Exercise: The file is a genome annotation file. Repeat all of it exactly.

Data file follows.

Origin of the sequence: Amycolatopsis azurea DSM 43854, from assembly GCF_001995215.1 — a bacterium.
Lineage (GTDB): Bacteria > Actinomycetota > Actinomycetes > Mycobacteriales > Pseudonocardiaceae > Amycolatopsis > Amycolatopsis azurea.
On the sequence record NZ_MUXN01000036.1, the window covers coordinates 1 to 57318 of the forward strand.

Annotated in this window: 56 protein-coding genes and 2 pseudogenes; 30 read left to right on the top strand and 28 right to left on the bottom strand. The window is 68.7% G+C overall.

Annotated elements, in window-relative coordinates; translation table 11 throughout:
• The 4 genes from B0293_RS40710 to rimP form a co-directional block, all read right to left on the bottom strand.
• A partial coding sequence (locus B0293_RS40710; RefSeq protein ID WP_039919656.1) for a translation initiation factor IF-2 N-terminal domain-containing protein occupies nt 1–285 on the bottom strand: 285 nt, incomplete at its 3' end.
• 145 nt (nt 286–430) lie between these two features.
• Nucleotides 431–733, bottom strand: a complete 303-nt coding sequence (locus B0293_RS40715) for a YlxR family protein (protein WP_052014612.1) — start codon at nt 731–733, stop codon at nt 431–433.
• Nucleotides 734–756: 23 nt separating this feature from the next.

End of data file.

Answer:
Origin of the sequence: Amycolatopsis azurea DSM 43854, from assembly GCF_001995215.1 — a bacterium.
Lineage (GTDB): Bacteria > Actinomycetota > Actinomycetes > Mycobacteriales > Pseudonocardiaceae > Amycolatopsis > Amycolatopsis azurea.
On the sequence record NZ_MUXN01000036.1, the window covers coordinates 1 to 57318 of the forward strand.

Annotated in this window: 56 protein-coding genes and 2 pseudogenes; 30 read left to right on the top strand and 28 right to left on the bottom strand. The window is 68.7% G+C overall.

Annotated elements, in window-relative coordinates; translation table 11 throughout:
• The 4 genes from B0293_RS40710 to rimP form a co-directional block, all read right to left on the bottom strand.
• A partial coding sequence (locus B0293_RS40710; RefSeq protein ID WP_039919656.1) for a translation initiation factor IF-2 N-terminal domain-containing protein occupies nt 1–285 on the bottom strand: 285 nt, incomplete at its 3' end.
• 145 nt (nt 286–430) lie between these two features.
• Nucleotides 431–733, bottom strand: a complete 303-nt coding sequence (locus B0293_RS40715) for a YlxR family protein (protein WP_052014612.1) — start codon at nt 731–733, stop codon at nt 431–433.
• Nucleotides 734–756: 23 nt separating this feature from the next.